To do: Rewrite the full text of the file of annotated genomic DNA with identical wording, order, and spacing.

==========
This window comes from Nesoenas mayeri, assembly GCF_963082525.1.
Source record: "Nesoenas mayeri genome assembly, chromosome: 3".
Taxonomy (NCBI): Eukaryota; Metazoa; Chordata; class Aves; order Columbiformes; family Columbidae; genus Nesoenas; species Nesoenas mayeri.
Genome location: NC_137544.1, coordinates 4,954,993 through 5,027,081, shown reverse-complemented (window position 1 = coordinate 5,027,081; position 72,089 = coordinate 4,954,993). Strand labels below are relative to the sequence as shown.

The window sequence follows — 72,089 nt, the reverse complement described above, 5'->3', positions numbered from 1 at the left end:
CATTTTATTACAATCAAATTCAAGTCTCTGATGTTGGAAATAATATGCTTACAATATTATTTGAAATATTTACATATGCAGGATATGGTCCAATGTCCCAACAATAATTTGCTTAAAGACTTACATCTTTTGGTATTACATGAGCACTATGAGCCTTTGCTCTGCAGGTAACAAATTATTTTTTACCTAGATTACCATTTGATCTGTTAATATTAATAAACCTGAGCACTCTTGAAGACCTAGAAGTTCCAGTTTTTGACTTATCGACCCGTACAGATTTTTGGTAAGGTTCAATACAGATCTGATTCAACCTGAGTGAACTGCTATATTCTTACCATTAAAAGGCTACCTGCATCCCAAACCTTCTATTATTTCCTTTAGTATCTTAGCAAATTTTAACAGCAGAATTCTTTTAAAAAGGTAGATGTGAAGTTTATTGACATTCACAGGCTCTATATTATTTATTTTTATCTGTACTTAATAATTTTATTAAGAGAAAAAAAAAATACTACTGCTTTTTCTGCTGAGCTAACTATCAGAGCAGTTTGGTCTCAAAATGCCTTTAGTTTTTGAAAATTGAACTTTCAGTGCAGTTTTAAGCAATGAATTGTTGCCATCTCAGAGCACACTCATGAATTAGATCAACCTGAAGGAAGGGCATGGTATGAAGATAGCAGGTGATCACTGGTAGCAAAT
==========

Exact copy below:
This window comes from Nesoenas mayeri, assembly GCF_963082525.1.
Source record: "Nesoenas mayeri genome assembly, chromosome: 3".
Taxonomy (NCBI): Eukaryota; Metazoa; Chordata; class Aves; order Columbiformes; family Columbidae; genus Nesoenas; species Nesoenas mayeri.
Genome location: NC_137544.1, coordinates 4,954,993 through 5,027,081, shown reverse-complemented (window position 1 = coordinate 5,027,081; position 72,089 = coordinate 4,954,993). Strand labels below are relative to the sequence as shown.

The window sequence follows — 72,089 nt, the reverse complement described above, 5'->3', positions numbered from 1 at the left end:
CATTTTATTACAATCAAATTCAAGTCTCTGATGTTGGAAATAATATGCTTACAATATTATTTGAAATATTTACATATGCAGGATATGGTCCAATGTCCCAACAATAATTTGCTTAAAGACTTACATCTTTTGGTATTACATGAGCACTATGAGCCTTTGCTCTGCAGGTAACAAATTATTTTTTACCTAGATTACCATTTGATCTGTTAATATTAATAAACCTGAGCACTCTTGAAGACCTAGAAGTTCCAGTTTTTGACTTATCGACCCGTACAGATTTTTGGTAAGGTTCAATACAGATCTGATTCAACCTGAGTGAACTGCTATATTCTTACCATTAAAAGGCTACCTGCATCCCAAACCTTCTATTATTTCCTTTAGTATCTTAGCAAATTTTAACAGCAGAATTCTTTTAAAAAGGTAGATGTGAAGTTTATTGACATTCACAGGCTCTATATTATTTATTTTTATCTGTACTTAATAATTTTATTAAGAGAAAAAAAAAATACTACTGCTTTTTCTGCTGAGCTAACTATCAGAGCAGTTTGGTCTCAAAATGCCTTTAGTTTTTGAAAATTGAACTTTCAGTGCAGTTTTAAGCAATGAATTGTTGCCATCTCAGAGCACACTCATGAATTAGATCAACCTGAAGGAAGGGCATGGTATGAAGATAGCAGGTGATCACTGGTAGCAAAT